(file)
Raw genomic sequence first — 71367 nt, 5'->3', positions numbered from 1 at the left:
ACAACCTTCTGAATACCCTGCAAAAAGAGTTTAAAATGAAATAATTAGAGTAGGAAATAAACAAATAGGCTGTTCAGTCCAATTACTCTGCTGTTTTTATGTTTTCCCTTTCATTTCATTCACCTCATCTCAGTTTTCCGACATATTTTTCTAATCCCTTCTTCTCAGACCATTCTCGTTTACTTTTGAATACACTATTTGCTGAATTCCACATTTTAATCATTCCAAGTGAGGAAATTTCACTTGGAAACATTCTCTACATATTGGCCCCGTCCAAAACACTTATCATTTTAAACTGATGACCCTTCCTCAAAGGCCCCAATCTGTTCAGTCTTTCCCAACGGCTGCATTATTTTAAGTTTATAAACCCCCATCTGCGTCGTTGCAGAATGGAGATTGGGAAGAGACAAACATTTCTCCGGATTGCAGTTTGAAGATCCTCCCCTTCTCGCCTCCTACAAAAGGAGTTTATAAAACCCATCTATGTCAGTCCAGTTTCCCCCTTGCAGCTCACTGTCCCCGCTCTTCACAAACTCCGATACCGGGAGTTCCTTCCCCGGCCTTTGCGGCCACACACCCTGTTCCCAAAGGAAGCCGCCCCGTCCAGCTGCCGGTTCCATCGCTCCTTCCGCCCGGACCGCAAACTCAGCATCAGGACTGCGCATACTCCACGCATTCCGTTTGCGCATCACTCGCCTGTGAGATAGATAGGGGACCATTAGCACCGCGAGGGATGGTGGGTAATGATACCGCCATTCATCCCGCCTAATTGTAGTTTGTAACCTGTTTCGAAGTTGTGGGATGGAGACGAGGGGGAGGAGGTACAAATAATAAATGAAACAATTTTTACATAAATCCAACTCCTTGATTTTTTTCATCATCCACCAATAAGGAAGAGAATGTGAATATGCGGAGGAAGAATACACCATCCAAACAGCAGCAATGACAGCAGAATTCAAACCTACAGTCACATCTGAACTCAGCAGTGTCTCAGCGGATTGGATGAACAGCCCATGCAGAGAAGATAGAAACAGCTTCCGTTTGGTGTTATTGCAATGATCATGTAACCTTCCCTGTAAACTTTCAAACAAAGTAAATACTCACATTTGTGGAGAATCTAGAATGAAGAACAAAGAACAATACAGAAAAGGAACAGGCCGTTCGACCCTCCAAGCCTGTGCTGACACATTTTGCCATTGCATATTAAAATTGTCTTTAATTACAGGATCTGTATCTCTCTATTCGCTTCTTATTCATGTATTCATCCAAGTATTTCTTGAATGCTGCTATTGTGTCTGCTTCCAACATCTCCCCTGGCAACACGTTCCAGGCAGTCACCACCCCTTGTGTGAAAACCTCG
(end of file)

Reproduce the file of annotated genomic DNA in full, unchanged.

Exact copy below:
Raw genomic sequence first — 71367 nt, 5'->3', positions numbered from 1 at the left:
ACAACCTTCTGAATACCCTGCAAAAAGAGTTTAAAATGAAATAATTAGAGTAGGAAATAAACAAATAGGCTGTTCAGTCCAATTACTCTGCTGTTTTTATGTTTTCCCTTTCATTTCATTCACCTCATCTCAGTTTTCCGACATATTTTTCTAATCCCTTCTTCTCAGACCATTCTCGTTTACTTTTGAATACACTATTTGCTGAATTCCACATTTTAATCATTCCAAGTGAGGAAATTTCACTTGGAAACATTCTCTACATATTGGCCCCGTCCAAAACACTTATCATTTTAAACTGATGACCCTTCCTCAAAGGCCCCAATCTGTTCAGTCTTTCCCAACGGCTGCATTATTTTAAGTTTATAAACCCCCATCTGCGTCGTTGCAGAATGGAGATTGGGAAGAGACAAACATTTCTCCGGATTGCAGTTTGAAGATCCTCCCCTTCTCGCCTCCTACAAAAGGAGTTTATAAAACCCATCTATGTCAGTCCAGTTTCCCCCTTGCAGCTCACTGTCCCCGCTCTTCACAAACTCCGATACCGGGAGTTCCTTCCCCGGCCTTTGCGGCCACACACCCTGTTCCCAAAGGAAGCCGCCCCGTCCAGCTGCCGGTTCCATCGCTCCTTCCGCCCGGACCGCAAACTCAGCATCAGGACTGCGCATACTCCACGCATTCCGTTTGCGCATCACTCGCCTGTGAGATAGATAGGGGACCATTAGCACCGCGAGGGATGGTGGGTAATGATACCGCCATTCATCCCGCCTAATTGTAGTTTGTAACCTGTTTCGAAGTTGTGGGATGGAGACGAGGGGGAGGAGGTACAAATAATAAATGAAACAATTTTTACATAAATCCAACTCCTTGATTTTTTTCATCATCCACCAATAAGGAAGAGAATGTGAATATGCGGAGGAAGAATACACCATCCAAACAGCAGCAATGACAGCAGAATTCAAACCTACAGTCACATCTGAACTCAGCAGTGTCTCAGCGGATTGGATGAACAGCCCATGCAGAGAAGATAGAAACAGCTTCCGTTTGGTGTTATTGCAATGATCATGTAACCTTCCCTGTAAACTTTCAAACAAAGTAAATACTCACATTTGTGGAGAATCTAGAATGAAGAACAAAGAACAATACAGAAAAGGAACAGGCCGTTCGACCCTCCAAGCCTGTGCTGACACATTTTGCCATTGCATATTAAAATTGTCTTTAATTACAGGATCTGTATCTCTCTATTCGCTTCTTATTCATGTATTCATCCAAGTATTTCTTGAATGCTGCTATTGTGTCTGCTTCCAACATCTCCCCTGGCAACACGTTCCAGGCAGTCACCACCCCTTGTGTGAAAACCTCG